Kabul — The Taliban’s supreme leader on Sunday ordered a ban on poppy cultivation in Afghanistan, warning that the hardline Islamist government would crack down on farmers planting the crop.
Afghanistan is the world’s biggest producer of poppies, the source of sap that is refined into heroin, and in recent years its production and exports have only boomed.
“All Afghans are informed that from now on cultivation of poppy has been strictly prohibited across the country,” said a decree issued by Supreme Leader Hibatullah Akhundzada.
The decree was read out by government spokesman Zabihullah Mujahid at a gathering of reporters, foreign diplomats and Taliban officials.
“If anyone violates the decree the crop will be destroyed immediately and the violator will be treated according to the sharia law,” it added.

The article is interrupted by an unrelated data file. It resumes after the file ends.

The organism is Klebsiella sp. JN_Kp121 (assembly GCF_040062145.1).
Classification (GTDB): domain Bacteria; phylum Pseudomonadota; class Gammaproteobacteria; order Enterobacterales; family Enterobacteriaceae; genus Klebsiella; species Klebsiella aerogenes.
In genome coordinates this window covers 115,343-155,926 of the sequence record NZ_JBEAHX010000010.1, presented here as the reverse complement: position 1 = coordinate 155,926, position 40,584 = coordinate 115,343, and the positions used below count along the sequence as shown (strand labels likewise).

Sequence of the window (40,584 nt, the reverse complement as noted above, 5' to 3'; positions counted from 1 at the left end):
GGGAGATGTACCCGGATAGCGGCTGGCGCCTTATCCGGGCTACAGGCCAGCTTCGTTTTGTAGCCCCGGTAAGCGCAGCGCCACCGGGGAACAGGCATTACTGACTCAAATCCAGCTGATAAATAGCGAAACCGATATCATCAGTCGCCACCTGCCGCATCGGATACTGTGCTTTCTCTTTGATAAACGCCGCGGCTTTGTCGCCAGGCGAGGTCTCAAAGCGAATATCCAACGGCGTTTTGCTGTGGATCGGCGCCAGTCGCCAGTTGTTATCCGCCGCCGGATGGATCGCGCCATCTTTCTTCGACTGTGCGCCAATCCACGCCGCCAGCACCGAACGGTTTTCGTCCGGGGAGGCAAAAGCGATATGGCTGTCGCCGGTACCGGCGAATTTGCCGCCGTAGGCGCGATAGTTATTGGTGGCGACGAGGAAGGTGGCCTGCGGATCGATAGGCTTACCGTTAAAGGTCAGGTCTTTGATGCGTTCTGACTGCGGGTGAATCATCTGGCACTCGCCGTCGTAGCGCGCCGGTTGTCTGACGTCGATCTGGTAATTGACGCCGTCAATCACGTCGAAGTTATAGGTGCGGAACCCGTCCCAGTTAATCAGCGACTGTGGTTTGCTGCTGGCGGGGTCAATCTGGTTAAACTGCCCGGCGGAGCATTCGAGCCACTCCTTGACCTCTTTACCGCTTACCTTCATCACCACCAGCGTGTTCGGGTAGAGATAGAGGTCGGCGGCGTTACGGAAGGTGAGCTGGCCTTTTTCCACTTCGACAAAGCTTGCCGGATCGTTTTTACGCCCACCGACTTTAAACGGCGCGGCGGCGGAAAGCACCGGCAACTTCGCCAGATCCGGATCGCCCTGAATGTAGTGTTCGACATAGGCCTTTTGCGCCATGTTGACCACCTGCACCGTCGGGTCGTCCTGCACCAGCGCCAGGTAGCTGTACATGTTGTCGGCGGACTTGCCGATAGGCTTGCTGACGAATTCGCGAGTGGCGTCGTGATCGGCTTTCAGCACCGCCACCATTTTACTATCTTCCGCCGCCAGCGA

It is not the first time the fundamentalist group has vowed to outlaw the trade. Production was banned in 2000, just before the group was overthrown by US-led forces in the wake of the September 11 attacks.
During their 20-year insurgency against foreign forces, the Taliban heavily taxed farmers cultivating the crop in areas under their control.
It became a key resource for the group to generate funds.
The United States and NATO forces tried to curb poppy cultivation during their two decades in Afghanistan by paying farmers to grow alternative crops such as wheat or saffron.